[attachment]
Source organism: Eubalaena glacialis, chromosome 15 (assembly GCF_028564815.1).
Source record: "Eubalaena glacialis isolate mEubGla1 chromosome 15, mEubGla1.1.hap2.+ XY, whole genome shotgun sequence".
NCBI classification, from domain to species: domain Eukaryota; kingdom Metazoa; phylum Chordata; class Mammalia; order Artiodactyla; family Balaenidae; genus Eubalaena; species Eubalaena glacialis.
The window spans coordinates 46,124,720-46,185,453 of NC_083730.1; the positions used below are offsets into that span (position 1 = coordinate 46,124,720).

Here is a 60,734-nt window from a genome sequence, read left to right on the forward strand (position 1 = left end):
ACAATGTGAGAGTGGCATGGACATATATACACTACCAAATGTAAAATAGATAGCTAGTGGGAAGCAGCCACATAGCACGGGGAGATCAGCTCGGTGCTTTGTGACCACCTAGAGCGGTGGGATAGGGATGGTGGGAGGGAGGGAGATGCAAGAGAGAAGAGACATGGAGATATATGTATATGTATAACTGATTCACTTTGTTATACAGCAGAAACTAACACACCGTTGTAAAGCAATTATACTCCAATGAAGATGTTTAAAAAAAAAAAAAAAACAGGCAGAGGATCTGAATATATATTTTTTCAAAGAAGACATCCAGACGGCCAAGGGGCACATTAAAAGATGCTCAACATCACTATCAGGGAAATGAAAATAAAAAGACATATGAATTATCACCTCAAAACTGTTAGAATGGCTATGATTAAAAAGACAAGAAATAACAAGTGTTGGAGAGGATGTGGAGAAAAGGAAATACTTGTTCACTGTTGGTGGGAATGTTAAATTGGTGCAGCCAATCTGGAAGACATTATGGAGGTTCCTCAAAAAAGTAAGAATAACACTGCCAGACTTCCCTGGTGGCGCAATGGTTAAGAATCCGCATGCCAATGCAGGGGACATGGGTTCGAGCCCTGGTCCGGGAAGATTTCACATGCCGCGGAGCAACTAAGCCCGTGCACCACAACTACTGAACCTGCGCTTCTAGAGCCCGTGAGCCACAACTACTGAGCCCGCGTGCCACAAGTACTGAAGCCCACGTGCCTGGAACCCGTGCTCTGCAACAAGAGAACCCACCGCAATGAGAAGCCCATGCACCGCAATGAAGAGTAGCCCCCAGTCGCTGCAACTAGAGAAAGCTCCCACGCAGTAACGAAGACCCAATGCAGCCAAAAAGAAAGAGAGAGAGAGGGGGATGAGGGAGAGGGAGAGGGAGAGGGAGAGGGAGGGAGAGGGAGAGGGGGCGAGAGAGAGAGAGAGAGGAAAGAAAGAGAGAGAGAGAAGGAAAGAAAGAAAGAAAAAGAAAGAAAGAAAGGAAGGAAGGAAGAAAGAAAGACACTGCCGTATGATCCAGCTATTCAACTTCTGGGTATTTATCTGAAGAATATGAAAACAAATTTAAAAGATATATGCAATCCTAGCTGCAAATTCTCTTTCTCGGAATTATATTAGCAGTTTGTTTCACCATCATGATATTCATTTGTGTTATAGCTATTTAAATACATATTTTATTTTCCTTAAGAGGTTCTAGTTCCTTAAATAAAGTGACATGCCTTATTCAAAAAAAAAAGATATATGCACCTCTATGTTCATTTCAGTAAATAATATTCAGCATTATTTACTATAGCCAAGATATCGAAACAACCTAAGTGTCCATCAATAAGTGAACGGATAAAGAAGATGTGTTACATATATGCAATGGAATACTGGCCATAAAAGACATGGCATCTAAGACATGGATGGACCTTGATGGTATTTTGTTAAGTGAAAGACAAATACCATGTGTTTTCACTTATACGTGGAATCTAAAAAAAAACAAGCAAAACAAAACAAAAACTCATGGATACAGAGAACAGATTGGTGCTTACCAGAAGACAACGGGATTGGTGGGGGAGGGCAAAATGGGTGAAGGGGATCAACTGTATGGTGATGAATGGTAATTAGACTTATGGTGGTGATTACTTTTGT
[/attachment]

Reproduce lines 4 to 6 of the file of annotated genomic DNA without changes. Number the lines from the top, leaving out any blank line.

The window spans coordinates 46,124,720-46,185,453 of NC_083730.1; the positions used below are offsets into that span (position 1 = coordinate 46,124,720).

Here is a 60,734-nt window from a genome sequence, read left to right on the forward strand (position 1 = left end):
ACAATGTGAGAGTGGCATGGACATATATACACTACCAAATGTAAAATAGATAGCTAGTGGGAAGCAGCCACATAGCACGGGGAGATCAGCTCGGTGCTTTGTGACCACCTAGAGCGGTGGGATAGGGATGGTGGGAGGGAGGGAGATGCAAGAGAGAAGAGACATGGAGATATATGTATATGTATAACTGATTCACTTTGTTATACAGCAGAAACTAACACACCGTTGTAAAGCAATTATACTCCAATGAAGATGTTTAAAAAAAAAAAAAAAACAGGCAGAGGATCTGAATATATATTTTTTCAAAGAAGACATCCAGACGGCCAAGGGGCACATTAAAAGATGCTCAACATCACTATCAGGGAAATGAAAATAAAAAGACATATGAATTATCACCTCAAAACTGTTAGAATGGCTATGATTAAAAAGACAAGAAATAACAAGTGTTGGAGAGGATGTGGAGAAAAGGAAATACTTGTTCACTGTTGGTGGGAATGTTAAATTGGTGCAGCCAATCTGGAAGACATTATGGAGGTTCCTCAAAAAAGTAAGAATAACACTGCCAGACTTCCCTGGTGGCGCAATGGTTAAGAATCCGCATGCCAATGCAGGGGACATGGGTTCGAGCCCTGGTCCGGGAAGATTTCACATGCCGCGGAGCAACTAAGCCCGTGCACCACAACTACTGAACCTGCGCTTCTAGAGCCCGTGAGCCACAACTACTGAGCCCGCGTGCCACAAGTACTGAAGCCCACGTGCCTGGAACCCGTGCTCTGCAACAAGAGAACCCACCGCAATGAGAAGCCCATGCACCGCAATGAAGAGTAGCCCCCAGTCGCTGCAACTAGAGAAAGCTCCCACGCAGTAACGAAGACCCAATGCAGCCAAAAAGAAAGAGAGAGAGAGGGGGATGAGGGAGAGGGAGAGGGAGAGGGAGAGGGAGGGAGAGGGAGAGGGGGCGAGAGAGAGAGAGAGAGGAAAGAAAGAGAGAGAGAGAAGGAAAGAAAGAAAGAAAAAGAAAGAAAGAAAGGAAGGAAGGAAGAAAGAAAGACACTGCCGTATGATCCAGCTATTCAACTTCTGGGTATTTATCTGAAGAATATGAAAACAAATTTAAAAGATATATGCAATCCTAGCTGCAAATTCTCTTTCTCGGAATTATATTAGCAGTTTGTTTCACCATCATGATATTCATTTGTGTTATAGCTATTTAAATACATATTTTATTTTCCTTAAGAGGTTCTAGTTCCTTAAATAAAGTGACATGCCTTATTCAAAAAAAAAAGATATATGCACCTCTATGTTCATTTCAGTAAATAATATTCAGCATTATTTACTATAGCCAAGATATCGAAACAACCTAAGTGTCCATCAATAAGTGAACGGATAAAGAAGATGTGTTACATATATGCAATGGAATACTGGCCATAAAAGACATGGCATCTAAGACATGGATGGACCTTGATGGTATTTTGTTAAGTGAAAGACAAATACCATGTGTTTTCACTTATACGTGGAATCTAAAAAAAAACAAGCAAAACAAAACAAAAACTCATGGATACAGAGAACAGATTGGTGCTTACCAGAAGACAACGGGATTGGTGGGGGAGGGCAAAATGGGTGAAGGGGATCAACTGTATGGTGATGAATGGTAATTAGACTTATGGTGGTGATTACTTTTGT